Sourcing COAs for your favorite CBD product should be easy. Several brands, like tinctures and topicals line Physician’s Grade, offer scannable QR codes and on-site URLs that allow COA access by entering a product’s batch code. Others, like body care and supplement brand Prima and Kush Queen (which makes gummies, lube, and bath bombs, among other products) provide access to current lab test results for every product they sell via product pages or website footers, allowing shoppers to kick the tires before point of purchase. If a CBD brand doesn’t provide a specific COA for a particular product, you might want to rethink the purchase, given all the labeling issues in the industry.

Reading CBD Product Labels: Verify Lab Credentials

How do you know if a COA comes from an independent lab run by qualified scientists who conduct sound methodology with well-calibrated instruments? Look for ISO 17025 accreditation, which should be stamped on the COA next to the name of the lab that issued the analysis. “There are several accreditations out there, but ISO 17025 accreditation gives you a lot of confidence that the product has been reviewed by a third-party lab that is practicing good analytical science,” says Jessie Kater, senior vice president of manufacturing at Curaleaf, the world’s largest cannabis company. “If a lab doesn’t have that accreditation, then your guess is as good as mine as to whether the lab results are accurate.”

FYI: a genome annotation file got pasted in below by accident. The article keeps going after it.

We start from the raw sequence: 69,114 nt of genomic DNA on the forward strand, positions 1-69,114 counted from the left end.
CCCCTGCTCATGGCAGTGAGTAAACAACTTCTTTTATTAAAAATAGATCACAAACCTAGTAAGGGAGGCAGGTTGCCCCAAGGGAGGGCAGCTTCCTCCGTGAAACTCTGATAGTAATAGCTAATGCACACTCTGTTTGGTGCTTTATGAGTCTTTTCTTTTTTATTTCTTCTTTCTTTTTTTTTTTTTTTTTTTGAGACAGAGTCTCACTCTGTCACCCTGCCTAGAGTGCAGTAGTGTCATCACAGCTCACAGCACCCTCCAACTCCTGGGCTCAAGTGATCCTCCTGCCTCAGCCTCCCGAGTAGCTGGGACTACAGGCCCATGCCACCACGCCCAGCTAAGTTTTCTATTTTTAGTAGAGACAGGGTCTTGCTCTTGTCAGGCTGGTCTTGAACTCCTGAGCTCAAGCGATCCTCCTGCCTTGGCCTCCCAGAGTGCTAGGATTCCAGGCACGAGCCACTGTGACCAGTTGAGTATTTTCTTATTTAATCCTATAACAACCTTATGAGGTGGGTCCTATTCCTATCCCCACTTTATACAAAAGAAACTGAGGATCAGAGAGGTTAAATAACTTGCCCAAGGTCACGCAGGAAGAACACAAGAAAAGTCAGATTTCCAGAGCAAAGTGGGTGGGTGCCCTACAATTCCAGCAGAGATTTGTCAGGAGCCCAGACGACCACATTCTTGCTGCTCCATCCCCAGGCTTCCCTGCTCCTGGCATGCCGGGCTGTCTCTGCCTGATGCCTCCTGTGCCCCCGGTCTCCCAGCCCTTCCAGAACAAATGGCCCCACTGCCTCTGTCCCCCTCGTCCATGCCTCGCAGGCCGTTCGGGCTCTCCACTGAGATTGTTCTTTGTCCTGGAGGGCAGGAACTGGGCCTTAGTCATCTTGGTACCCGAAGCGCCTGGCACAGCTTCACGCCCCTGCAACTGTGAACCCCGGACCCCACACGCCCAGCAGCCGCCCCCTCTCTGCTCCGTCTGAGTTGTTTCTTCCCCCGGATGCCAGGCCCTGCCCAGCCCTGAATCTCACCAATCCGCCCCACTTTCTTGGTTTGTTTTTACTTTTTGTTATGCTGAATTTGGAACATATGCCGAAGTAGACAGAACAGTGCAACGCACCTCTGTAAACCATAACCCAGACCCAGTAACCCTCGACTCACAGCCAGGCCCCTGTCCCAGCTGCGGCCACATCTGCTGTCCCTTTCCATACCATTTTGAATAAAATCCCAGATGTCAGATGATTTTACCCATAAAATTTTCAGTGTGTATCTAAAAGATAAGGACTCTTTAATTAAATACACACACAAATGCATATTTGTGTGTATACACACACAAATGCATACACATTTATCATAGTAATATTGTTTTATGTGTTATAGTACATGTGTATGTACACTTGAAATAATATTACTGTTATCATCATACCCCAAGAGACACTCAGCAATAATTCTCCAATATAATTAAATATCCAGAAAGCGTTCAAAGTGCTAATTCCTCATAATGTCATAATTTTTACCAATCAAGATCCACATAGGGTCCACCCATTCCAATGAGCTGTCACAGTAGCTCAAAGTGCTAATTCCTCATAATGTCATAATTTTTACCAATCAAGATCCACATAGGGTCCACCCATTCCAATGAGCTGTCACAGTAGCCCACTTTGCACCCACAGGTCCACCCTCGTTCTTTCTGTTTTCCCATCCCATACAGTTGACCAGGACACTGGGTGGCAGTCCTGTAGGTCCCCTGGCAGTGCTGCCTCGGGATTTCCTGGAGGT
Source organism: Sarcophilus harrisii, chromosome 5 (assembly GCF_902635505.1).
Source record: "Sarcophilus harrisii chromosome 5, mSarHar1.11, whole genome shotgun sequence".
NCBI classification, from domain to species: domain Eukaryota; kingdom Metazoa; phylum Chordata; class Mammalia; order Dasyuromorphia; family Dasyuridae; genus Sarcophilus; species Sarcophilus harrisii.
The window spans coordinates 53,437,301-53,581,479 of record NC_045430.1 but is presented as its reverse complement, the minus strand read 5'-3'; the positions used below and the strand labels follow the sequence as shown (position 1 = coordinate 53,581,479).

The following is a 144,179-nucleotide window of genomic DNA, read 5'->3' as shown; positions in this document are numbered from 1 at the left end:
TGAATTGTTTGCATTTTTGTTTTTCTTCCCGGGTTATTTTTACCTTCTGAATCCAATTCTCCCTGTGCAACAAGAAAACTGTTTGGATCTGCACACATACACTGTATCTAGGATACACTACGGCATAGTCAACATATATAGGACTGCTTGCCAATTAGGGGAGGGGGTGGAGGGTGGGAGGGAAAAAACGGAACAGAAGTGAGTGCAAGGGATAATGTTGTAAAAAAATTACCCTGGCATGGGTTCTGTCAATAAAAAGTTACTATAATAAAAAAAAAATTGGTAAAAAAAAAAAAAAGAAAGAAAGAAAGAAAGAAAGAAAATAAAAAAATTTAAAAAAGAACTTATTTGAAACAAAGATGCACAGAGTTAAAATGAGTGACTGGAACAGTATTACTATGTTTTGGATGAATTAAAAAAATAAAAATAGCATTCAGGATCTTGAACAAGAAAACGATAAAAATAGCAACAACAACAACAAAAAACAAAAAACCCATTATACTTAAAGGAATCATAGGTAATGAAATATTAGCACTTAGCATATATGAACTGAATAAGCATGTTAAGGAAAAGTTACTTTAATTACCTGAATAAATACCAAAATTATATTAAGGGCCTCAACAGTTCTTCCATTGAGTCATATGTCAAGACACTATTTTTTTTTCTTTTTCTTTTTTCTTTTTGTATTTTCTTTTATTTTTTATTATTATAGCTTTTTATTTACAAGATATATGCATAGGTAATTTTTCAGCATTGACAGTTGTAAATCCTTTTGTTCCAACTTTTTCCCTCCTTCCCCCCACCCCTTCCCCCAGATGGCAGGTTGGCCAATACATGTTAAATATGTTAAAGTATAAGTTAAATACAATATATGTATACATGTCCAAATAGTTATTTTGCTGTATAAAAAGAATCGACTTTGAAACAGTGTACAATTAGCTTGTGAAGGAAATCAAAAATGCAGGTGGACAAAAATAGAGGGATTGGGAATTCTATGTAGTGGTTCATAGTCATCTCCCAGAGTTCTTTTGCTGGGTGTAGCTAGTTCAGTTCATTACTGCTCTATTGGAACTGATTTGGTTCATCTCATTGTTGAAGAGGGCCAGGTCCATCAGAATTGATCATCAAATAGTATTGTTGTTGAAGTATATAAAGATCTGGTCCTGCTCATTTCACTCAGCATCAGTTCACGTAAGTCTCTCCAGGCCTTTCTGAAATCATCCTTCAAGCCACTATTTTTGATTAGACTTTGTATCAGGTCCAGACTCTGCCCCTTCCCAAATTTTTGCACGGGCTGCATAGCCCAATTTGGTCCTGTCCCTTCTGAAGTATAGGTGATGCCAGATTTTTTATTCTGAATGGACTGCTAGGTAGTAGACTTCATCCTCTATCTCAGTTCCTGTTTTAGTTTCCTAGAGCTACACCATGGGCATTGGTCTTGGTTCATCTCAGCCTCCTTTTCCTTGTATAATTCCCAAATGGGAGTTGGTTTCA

Courtesy of Curaleaf

Kayleen Sabino is the vice president operations at Cannalysis, a California-based ISO-accredited lab that tests CBD and hemp-based products. She sees firsthand the rigor that ISO-accreditation requires and agrees it’s a gold standard in CBD lab testing. “ISO certification holds us to a very high standard. It’s also a requirement by the Bureau of Cannabis Control (BCC),” she notes. Though hemp and CBD-based products don’t fall under the purview of the BCC — the agency that regulates commercial cannabis licenses for medical and recreational cannabis in California — Sabino sees value in carrying the bureau’s laboratory standards over to the hemp and CBD category.

The BCC is known for being one of the most stringent regulating bodies in the cannabis industry, so adopting its approved lab standards is a surefire way to elevate the degree to which hemp-derived products are tested, she reasons. “There aren’t any regulations around CBD testing,” Sabino says. “We treat all of our testing with the same quality standards [that the BCC mandates], even though it’s not necessarily a requirement for CBD or hemp-based products.”

Finally, it doesn’t hurt to place a quick call to the lab that issued the report to verify its contents are correct. “A lot of consumers don't know that some COAs can be doctored or faked,” Sabino notes. She says her lab regularly fields calls from consumers looking to confirm that Cannalysis issued a report stamped with its name. “As a lab, we don’t release COAs directly to a consumer, but if a consumer already has a COA and is calling to confirm that the numbers on the report are correct, we will definitely verify that for them,” she says.

Reading CBD Product Labels: Compare Batch Numbers

Courtesy of Curaleaf